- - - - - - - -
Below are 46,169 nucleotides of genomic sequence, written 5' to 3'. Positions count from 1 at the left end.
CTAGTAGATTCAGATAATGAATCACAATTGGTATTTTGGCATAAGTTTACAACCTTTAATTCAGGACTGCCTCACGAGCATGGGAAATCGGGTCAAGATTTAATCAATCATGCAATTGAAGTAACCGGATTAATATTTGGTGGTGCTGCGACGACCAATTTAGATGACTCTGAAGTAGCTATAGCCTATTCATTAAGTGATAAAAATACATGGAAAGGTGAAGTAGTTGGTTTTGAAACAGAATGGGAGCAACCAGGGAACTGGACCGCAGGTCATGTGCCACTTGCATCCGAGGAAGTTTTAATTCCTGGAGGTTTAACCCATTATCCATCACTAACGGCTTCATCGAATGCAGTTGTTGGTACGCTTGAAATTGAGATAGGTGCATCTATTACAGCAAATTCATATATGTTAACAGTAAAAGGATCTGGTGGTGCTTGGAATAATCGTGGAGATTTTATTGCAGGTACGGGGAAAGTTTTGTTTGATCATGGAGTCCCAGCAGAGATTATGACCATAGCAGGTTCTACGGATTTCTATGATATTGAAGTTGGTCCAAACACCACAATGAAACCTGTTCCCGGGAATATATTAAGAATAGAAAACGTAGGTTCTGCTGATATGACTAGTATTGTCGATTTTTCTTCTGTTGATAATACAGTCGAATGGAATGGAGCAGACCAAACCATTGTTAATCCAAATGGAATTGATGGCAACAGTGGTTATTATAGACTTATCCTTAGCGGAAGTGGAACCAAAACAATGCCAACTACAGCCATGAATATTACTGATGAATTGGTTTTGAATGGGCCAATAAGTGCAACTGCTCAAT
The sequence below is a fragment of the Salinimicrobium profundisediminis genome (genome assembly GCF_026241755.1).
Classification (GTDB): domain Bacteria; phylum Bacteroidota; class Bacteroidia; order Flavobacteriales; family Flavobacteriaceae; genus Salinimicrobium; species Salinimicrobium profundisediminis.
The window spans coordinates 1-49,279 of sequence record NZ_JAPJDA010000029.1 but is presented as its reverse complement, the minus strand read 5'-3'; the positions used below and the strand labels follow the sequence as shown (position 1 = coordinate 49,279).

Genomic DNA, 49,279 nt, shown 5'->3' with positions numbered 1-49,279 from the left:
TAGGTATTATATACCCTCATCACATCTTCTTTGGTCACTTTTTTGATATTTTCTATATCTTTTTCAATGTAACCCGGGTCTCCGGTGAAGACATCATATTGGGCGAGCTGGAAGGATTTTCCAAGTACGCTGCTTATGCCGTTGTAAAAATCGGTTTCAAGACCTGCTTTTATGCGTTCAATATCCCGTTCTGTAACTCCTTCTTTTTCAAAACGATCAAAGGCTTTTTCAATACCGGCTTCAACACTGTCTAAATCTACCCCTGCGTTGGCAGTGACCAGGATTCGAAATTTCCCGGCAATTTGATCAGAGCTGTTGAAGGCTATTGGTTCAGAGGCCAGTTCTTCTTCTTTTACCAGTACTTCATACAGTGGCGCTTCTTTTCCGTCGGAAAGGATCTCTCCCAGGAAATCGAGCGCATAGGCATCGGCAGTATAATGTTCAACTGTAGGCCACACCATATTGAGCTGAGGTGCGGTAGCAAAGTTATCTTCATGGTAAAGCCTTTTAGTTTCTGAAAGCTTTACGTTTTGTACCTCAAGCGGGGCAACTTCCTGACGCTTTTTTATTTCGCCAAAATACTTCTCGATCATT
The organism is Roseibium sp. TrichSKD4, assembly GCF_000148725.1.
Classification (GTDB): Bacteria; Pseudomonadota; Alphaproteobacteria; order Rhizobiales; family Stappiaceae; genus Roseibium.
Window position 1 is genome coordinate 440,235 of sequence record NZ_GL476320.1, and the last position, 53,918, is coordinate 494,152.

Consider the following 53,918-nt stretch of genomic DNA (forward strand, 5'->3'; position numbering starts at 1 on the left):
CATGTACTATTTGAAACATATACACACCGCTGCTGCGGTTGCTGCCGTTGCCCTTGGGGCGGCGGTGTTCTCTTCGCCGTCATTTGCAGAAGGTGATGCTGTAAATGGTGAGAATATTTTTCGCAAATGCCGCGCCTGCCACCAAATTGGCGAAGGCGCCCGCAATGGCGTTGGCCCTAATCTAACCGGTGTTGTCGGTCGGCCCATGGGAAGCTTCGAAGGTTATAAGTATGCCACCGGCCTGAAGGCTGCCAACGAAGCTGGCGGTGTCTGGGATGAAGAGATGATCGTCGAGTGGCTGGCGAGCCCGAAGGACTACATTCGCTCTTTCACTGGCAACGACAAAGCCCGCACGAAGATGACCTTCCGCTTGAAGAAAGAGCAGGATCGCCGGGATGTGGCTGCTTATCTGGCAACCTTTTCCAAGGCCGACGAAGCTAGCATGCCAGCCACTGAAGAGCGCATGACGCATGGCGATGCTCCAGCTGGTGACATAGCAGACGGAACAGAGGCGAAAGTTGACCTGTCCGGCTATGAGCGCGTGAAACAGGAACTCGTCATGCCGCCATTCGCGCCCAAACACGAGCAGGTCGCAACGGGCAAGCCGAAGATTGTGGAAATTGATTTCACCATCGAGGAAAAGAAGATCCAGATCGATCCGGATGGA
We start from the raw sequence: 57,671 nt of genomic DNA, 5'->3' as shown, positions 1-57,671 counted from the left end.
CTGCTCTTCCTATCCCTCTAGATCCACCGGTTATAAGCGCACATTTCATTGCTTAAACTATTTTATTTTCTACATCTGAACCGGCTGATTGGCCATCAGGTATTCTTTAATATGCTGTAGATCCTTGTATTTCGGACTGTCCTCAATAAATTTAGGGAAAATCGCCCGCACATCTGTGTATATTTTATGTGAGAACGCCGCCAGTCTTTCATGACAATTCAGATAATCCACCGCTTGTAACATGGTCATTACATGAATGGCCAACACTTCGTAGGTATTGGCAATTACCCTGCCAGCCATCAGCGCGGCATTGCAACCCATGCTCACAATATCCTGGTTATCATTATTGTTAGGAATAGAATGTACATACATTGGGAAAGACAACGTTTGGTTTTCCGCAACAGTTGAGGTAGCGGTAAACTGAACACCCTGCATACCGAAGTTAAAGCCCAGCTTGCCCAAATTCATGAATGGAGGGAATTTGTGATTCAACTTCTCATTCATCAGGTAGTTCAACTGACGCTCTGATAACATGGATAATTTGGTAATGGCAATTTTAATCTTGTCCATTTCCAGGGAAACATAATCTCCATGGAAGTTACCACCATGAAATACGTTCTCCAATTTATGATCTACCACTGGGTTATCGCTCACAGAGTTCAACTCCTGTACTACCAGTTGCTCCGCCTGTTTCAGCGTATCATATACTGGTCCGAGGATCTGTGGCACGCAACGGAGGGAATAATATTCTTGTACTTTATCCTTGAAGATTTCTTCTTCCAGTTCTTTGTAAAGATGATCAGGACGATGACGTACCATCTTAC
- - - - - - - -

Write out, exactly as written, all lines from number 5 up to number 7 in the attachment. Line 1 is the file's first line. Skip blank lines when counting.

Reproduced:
The window spans coordinates 1-49,279 of sequence record NZ_JAPJDA010000029.1 but is presented as its reverse complement, the minus strand read 5'-3'; the positions used below and the strand labels follow the sequence as shown (position 1 = coordinate 49,279).

Genomic DNA, 49,279 nt, shown 5'->3' with positions numbered 1-49,279 from the left:
TAGGTATTATATACCCTCATCACATCTTCTTTGGTCACTTTTTTGATATTTTCTATATCTTTTTCAATGTAACCCGGGTCTCCGGTGAAGACATCATATTGGGCGAGCTGGAAGGATTTTCCAAGTACGCTGCTTATGCCGTTGTAAAAATCGGTTTCAAGACCTGCTTTTATGCGTTCAATATCCCGTTCTGTAACTCCTTCTTTTTCAAAACGATCAAAGGCTTTTTCAATACCGGCTTCAACACTGTCTAAATCTACCCCTGCGTTGGCAGTGACCAGGATTCGAAATTTCCCGGCAATTTGATCAGAGCTGTTGAAGGCTATTGGTTCAGAGGCCAGTTCTTCTTCTTTTACCAGTACTTCATACAGTGGCGCTTCTTTTCCGTCGGAAAGGATCTCTCCCAGGAAATCGAGCGCATAGGCATCGGCAGTATAATGTTCAACTGTAGGCCACACCATATTGAGCTGAGGTGCGGTAGCAAAGTTATCTTCATGGTAAAGCCTTTTAGTTTCTGAAAGCTTTACGTTTTGTACCTCAAGCGGGGCAACTTCCTGACGCTTTTTTATTTCGCCAAAATACTTCTCGATCATT